Spokane Journal of Business

Throwing without your arm

BAS Throwing Systems LLC

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In the mid-1980s movie The Karate Kid, a wise, old martial-arts instructors first several lessons for his young prodigy involved having the youth perform tedious household tasks, rather than the kicking and punching exercises commonly associated with the fighting method.

Cheneys Chris Vogel isnt about to make javelin throwers wax cars or paint fences, but with an equally unorthodox mindset, the 37-year-old former decathlete has invented a device to teachwithout using the armthe proper technique for throwing the javelin.

This starts from the bottom up instead of the top down, says Vogel, who calls the device a BAS (pronounced base) because its used to train an athletes legs and torso. It reverses the training process, he says.

Vogel has formed a company named BAS Throwing Systems LLC to develop the inventionand perhaps othersand has a patent pending on the BAS. He says the apparatus quickly has won over experienced javelin throwers, as well as executives at Gill Athletics Inc., a large Urbana, Ill.-based track-and-field equipment manufacturer and retailer. Gill has agreed to buy the exclusive rights to the training apparatus, Vogel says.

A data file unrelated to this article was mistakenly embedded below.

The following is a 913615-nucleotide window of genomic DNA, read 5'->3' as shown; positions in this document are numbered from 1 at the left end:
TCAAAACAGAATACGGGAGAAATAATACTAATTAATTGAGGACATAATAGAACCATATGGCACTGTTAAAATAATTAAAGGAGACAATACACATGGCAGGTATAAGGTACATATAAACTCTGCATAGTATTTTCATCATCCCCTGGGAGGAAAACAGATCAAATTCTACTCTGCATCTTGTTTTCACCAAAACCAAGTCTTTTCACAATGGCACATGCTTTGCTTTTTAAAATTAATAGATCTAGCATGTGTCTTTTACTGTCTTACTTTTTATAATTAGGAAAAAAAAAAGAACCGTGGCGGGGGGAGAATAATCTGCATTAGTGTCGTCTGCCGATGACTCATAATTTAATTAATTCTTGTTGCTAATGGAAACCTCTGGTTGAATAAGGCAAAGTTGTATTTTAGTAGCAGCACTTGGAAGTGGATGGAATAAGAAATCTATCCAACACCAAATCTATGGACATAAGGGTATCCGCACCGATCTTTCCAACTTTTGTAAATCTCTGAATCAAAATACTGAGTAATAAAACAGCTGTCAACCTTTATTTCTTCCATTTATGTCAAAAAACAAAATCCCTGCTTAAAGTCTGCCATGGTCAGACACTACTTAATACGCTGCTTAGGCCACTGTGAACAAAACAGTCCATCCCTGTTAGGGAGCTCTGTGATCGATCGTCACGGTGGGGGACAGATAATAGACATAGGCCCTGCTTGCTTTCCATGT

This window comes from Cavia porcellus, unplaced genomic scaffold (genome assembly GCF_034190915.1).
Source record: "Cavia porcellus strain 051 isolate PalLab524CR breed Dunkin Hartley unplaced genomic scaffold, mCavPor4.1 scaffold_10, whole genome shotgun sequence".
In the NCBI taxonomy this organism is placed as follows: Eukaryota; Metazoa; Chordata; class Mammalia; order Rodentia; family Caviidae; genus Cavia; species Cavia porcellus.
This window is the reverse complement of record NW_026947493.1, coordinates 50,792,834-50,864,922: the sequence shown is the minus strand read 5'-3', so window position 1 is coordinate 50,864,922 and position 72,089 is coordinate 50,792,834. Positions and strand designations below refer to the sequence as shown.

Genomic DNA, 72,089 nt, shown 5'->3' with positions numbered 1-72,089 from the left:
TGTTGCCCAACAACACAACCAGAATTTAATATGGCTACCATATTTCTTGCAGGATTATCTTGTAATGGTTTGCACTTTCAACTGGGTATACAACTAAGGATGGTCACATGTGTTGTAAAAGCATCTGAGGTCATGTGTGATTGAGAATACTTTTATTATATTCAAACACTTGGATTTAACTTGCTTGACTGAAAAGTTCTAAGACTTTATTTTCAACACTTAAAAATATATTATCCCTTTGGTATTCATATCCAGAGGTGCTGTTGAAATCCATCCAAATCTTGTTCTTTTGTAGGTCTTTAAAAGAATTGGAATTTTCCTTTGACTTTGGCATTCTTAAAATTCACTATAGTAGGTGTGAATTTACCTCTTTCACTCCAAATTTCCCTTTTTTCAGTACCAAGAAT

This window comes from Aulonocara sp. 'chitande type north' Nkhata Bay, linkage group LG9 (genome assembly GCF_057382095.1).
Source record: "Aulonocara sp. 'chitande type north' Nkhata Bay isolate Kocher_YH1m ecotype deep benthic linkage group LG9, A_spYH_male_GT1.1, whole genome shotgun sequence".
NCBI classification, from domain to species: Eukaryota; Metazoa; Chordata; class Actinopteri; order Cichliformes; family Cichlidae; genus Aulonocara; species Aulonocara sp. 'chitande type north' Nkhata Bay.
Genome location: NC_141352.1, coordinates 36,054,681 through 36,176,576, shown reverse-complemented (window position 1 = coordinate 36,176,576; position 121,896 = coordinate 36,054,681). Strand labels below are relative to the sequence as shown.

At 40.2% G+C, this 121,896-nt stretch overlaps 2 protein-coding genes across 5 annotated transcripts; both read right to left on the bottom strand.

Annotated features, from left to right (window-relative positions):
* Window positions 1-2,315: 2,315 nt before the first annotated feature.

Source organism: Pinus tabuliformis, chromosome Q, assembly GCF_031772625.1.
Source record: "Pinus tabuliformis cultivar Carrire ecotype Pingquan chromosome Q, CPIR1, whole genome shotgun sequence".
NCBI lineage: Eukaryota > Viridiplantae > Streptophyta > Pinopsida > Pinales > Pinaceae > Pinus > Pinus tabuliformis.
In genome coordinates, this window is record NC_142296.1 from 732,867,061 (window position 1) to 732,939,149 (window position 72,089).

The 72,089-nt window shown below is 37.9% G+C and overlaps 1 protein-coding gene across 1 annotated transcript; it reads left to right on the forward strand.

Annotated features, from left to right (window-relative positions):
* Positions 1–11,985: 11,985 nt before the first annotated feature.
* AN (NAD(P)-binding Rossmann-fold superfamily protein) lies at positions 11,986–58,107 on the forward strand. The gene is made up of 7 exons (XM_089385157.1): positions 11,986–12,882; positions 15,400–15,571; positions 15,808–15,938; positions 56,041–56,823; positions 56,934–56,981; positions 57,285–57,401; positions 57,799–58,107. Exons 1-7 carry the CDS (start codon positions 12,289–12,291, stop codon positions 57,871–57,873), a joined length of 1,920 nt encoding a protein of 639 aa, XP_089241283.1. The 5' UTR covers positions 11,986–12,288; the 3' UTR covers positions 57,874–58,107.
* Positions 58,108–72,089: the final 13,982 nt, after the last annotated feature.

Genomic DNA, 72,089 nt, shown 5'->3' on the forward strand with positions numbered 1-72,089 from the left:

Dan West, who manages a Gill Athletics plant in Eugene, Ore., says the company is finalizing an agreement with BAS Throwing Systems to obtain rights to the device and expects to have the BAS in its fall 2001 catalog. Most likely, he says, Gill will make and sell the device, and BAS Throwing Systems will receive a royalty from those sales.

There is some real promise for (the BAS) product, not only in the U.S., but around the world, says West, adding that the sport is much more prominent in other countries. There are some large implications if our foreign vendors pick this up.

West, who coaches youth track and field, says its difficult for young athletes to stay focused on fundamentals. Such a device will help throwers remain grounded in the basics, he says.

Gill Athletics sells products to schools and individuals at several levels of competitionyouth, high school, college, and Olympicand West expects that the BAS would be attractive to athletes and coaches at any level.

Vogel says the device likely will be listed at a retail price in the range of $80 to $100.

The BAS straps diagonally across the upper torso and over the throwing shoulder. A small plastic plate rests on the top of the shoulder and holds snugly in place a two-pound ball thats about the same size as a racquetball. A loop of cloth that hangs down near the sternum holds the throwing arm by the wrist so it lays across the chest loosely. While using the device, the athlete makes no intentional motion with the throwing arm.